S.D. Science, Math Teacher Named National Rural Teacher of the Year

By Diette Courrégé Casey — September 25, 2013 2 min read

A South Dakota high school math and science teacher has been named the Monsanto Fund National Rural Teacher of the Year.

Paul Kuhlman has taught at Avon High School in Avon, S.D., for the last 21 years. He earned his undergraduate degree in biology education from North Dakota State University and two masters’ degrees in secondary administration and natural science from the University of South Dakota. He was the South Dakota Teacher of the Year in 2009, and he’s also won a 2011 Presidential Award for Excellence in Science Teaching. The National Rural Teacher of the Year award is sponsored by the National Rural Education Association.

In his application, Kuhlman wrote that he tries to show students how their perception of a rural community’s weaknesses can be strengths.

“For example, we have an older, three-story building which some people view as archaic,” he wrote. “Using this building, I can repeat Galileo’s famous experiment by dropping objects off the roof to show that for falling objects, mass does not affect acceleration.”

He uses the school’s small size to his advantage by working individually with both advanced and marginal students. He can push some students to choose complex projects while working closely with IEP teams to adjust instruction for special needs students.

“I expect all students to reach their highest potential, no matter what level that might be,” he wrote.

Kuhlman created the Avon Science Fair, which gave his students the chance to compete in events nationwide, and he’s worked with teachers of other subjects on projects. His students have been recognized internationally and nationally for participating or winning awards at the International Science Fair and the National Youth Science Camp.

In rural South Dakota districts, one teacher often is responsible for math and science instruction in grades 7-12. Kuhlman worked with the University of South Dakota, his school district and others in creating and teaching two-week summer courses to help those rural teachers.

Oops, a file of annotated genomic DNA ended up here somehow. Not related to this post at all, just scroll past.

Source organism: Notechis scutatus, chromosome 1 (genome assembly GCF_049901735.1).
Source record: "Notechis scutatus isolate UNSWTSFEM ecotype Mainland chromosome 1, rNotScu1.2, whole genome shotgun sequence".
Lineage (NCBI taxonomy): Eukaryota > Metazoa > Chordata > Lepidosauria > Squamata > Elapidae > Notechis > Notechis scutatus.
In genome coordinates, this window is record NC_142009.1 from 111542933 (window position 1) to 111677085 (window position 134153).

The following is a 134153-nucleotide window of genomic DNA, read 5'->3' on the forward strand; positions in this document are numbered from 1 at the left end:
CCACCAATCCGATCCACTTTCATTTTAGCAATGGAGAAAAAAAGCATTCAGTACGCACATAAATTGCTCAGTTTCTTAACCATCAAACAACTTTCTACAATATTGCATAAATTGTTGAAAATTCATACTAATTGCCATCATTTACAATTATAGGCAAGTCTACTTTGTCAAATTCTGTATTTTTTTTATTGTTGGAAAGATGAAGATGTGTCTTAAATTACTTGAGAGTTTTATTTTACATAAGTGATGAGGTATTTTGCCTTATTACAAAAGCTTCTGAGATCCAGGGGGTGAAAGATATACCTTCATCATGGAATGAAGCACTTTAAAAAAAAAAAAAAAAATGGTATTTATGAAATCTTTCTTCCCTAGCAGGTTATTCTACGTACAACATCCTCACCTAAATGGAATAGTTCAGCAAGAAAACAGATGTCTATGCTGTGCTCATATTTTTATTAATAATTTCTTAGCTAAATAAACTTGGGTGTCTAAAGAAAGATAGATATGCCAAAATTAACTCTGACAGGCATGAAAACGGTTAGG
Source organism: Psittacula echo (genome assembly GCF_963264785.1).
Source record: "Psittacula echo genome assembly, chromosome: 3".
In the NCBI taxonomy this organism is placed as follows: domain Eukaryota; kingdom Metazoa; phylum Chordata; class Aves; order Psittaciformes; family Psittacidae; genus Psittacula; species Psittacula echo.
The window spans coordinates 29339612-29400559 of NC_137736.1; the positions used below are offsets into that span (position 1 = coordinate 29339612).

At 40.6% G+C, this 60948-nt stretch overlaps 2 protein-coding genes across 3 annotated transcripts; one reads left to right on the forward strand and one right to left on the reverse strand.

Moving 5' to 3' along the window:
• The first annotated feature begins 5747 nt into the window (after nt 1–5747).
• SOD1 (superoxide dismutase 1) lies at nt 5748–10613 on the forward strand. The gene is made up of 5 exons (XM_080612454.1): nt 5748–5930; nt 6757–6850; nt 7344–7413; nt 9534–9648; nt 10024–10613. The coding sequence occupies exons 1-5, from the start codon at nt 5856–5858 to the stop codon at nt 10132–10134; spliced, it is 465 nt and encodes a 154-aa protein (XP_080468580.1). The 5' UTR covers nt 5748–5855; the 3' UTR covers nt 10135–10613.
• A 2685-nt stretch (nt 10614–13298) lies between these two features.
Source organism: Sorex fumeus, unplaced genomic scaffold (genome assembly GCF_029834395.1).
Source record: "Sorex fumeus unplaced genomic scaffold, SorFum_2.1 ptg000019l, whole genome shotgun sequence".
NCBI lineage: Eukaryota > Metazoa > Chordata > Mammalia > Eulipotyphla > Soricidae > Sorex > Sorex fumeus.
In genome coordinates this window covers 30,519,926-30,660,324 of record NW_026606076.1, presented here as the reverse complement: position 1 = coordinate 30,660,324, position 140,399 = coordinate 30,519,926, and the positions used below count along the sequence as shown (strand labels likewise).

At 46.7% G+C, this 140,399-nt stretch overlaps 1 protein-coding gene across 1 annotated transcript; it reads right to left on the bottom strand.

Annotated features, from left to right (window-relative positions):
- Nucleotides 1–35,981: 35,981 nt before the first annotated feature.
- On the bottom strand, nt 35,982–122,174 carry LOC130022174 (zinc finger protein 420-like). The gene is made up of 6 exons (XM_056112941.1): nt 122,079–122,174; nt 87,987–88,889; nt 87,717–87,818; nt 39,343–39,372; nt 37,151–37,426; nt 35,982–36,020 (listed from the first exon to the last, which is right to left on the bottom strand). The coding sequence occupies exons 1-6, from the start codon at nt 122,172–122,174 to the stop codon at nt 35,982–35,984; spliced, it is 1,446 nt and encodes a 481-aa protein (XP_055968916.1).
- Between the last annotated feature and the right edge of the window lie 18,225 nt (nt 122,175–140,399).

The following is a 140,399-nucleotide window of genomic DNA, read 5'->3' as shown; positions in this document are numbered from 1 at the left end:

His commitment to his students goes beyond the classroom. He’s led trips to Alaska, served as a prom adviser, and been a clock keeper at basketball games for more than 20 years. He’s also been a member and past president of Avon City Council.

One of the most heartfelt parts of his application were the letters of support written by his superintendent, colleagues, and former students. They said he’s changed the culture of the school’s science program and raised thousands of dollars in support of it, which is considerable given the fact that only 600 people live in Avon.

Kuhlman will receive the award at the 105th National Rural Education Convention and Research Seminar on Oct. 19 in Branson, Mo. He will receive a $2,000 prize, and his high school will receive $1,000.

Other finalists for the 2013-14 Monsanto Fund Rural Teacher of the Year were:

  • Marlene Armstrong of Payson, Ariz.
  • Allen Dickman of Wisconson Rapids, Wis.
  • Karmie Henry of Judsonia, Ark.
  • Janis Hert of Vincennes, Ind.
  • Cindy Hild of Neligh, Neb.
  • Colleen Overcast of Chinook, Mont.
  • Steven Thompkins of Turtletown, Tenn.
  • Ellen Weeaks of Buffalo, Texas

A version of this news article first appeared in the Rural Education blog.


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